A person’s identity is a peculiar thing. To some, Sam Jay is an Emmy-nominated writer from “Saturday Night Live” (2017–present). To others, she is a noteworthy stand-up comedian. For many, she is an icon because of her triple-threat status as an openly gay black woman.
Jay’s identity is strewn throughout her shows. She covers topics like syncing up periods with her wife, wanting to adopt the best Asian baby, and how advancements in technology create new ways to feel broke. She also talks about her recent divorce and the idea that marriage was designed for straight people. The punchline: Marriage is just an excuse to have sex without protection.
Though she’s found success talking about her life onstage, the same self-deprecating traits she makes fun of often make life most difficult. “I mean, I’ve always been black and a woman,” she says, “so, I don’t have another metric to say, ‘My life could’ve been this way or that way and because of this my life is difficult.’ My life has been my life. I’ve always been these things. I think I noticed when I came out that sometimes people act different to you. Sometimes I’ve been called a ‘dyke,’ but I don’t know if it’s a thing where I wake up every day feeling like my life is harder.”
Jay does not look at her attributes based on how harshly the world judges her. Rather, she looks at how much these traits benefit her identity.
“My identity constantly influences my comedy,” she reveals. “So I feel like life experience is a huge part of comedy and these things happen to be a part of my life experience—so, yeah, they influence it, but I don’t see any ‘negative’ in it.”
Today, she headlines more high-profile gigs than she did seven years ago when she began her career in Boston. 2018 was a good year for Jay; she made an appearance on the first season of Netflix’s “The Comedy Lineup” and released “Donna’s Daughter.” The album is cut with interviews from Jay. During one clip, she vents about how hard it is to move forward in life when people from her past won’t let her. She points to her friend Marcus, who, from the front row, not even a full half-hour into her set, was heckling and throwing her off of her game. Though Jay seems heated when talking about the incident, two years removed she makes it clear she harbors no ill will toward her rowdy friends.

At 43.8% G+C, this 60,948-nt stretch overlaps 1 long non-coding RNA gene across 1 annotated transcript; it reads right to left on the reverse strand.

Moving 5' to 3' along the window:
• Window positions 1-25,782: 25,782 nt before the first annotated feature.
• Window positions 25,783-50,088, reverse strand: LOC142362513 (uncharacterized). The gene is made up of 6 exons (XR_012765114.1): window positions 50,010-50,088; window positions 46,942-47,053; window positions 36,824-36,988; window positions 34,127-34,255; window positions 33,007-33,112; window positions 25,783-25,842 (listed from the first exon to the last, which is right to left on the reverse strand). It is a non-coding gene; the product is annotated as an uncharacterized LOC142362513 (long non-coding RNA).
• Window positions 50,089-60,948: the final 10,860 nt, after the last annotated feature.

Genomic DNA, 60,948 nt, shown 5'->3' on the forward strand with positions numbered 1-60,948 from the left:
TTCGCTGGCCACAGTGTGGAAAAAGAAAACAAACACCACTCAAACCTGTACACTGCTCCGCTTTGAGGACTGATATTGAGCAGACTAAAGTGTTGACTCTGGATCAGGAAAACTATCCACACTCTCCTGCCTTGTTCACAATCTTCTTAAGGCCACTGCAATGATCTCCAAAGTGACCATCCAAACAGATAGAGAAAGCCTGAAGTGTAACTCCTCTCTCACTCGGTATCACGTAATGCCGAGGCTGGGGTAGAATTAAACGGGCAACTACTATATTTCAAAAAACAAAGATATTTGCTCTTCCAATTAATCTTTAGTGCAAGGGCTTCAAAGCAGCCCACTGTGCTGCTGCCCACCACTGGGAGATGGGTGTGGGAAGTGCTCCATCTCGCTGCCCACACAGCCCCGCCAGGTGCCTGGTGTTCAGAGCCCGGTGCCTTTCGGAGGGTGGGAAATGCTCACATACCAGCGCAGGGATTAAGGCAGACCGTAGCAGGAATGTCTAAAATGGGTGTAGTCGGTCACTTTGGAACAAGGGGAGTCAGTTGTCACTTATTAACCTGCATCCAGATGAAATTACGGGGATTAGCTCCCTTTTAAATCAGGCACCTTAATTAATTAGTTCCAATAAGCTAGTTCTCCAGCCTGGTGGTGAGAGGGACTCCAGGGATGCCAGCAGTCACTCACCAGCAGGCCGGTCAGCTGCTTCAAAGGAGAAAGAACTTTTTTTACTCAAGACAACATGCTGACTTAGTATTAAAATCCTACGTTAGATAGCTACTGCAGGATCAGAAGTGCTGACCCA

“My friends are always going to be my friends, man,” Jay says. “I’ve known Marcus since I was about 15 years old. He’s one of my closest friends, and my friends are always just going to see me as Samaria [not a well-known standup comedian]—you know what I mean? I like that. It doesn’t bother me at all.”
Despite growing up in Boston, Jay lived in the South for eight years and performed in the Laugh Your Asheville Off comedy festival in 2013. Since then, she has traveled nationwide, taking her stand-up to well-known clubs like the Comedy Cellar in NYC, and in 2017 she was in the Just For Laughs Festival in Montreal. However, her content is relative, no matter geographic location.
“When you’re on the road and you’re a traveling comic, it’s like you’re just used to doing comedy wherever,” Jay says. “It doesn’t feel like doing it in the South; it’s just like doing it in the North.”
With almost a decade in the biz, Jay has developed a knack for rolling with the punches. She switches gears from writing jokes for routines to jokes for SNL; it’s an exercise in creativity and time management.
“I would say there was definitely a learning curve,” she describes. “It was hard because it’s easy to write my voice for me, but then it’s hard to figure out how to write my ideas for another person. It took some time to pick up, for sure.”
As a writer for SNL, she has gained skills and experiences that make her stronger in multiple areas of her profession. Still, she doesn’t believe it makes her any more legitimate than before.
“I think I’ve become a better stand-up because today I’m a better writer, so it makes me a better writer in both parts: writing scripts and also just my own material,” Jay says. “I think it’s made me sharper. I don’t think it’s made me more credible or non-credible, though.”